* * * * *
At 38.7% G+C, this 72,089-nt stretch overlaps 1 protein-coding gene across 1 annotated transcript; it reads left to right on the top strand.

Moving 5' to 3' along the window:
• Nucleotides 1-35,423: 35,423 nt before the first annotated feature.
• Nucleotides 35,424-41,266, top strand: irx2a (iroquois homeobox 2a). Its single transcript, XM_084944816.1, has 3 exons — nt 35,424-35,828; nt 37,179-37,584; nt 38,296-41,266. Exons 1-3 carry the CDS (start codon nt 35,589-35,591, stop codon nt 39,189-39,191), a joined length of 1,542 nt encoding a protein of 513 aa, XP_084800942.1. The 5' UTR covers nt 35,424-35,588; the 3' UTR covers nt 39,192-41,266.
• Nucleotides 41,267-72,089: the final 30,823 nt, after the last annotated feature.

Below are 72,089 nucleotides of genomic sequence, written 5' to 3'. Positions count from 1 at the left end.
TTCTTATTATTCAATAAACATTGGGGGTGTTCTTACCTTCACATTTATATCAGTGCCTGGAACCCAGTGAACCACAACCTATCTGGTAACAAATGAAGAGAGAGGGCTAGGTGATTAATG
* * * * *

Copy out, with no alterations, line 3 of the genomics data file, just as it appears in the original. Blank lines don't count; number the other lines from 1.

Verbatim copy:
• Nucleotides 1-35,423: 35,423 nt before the first annotated feature.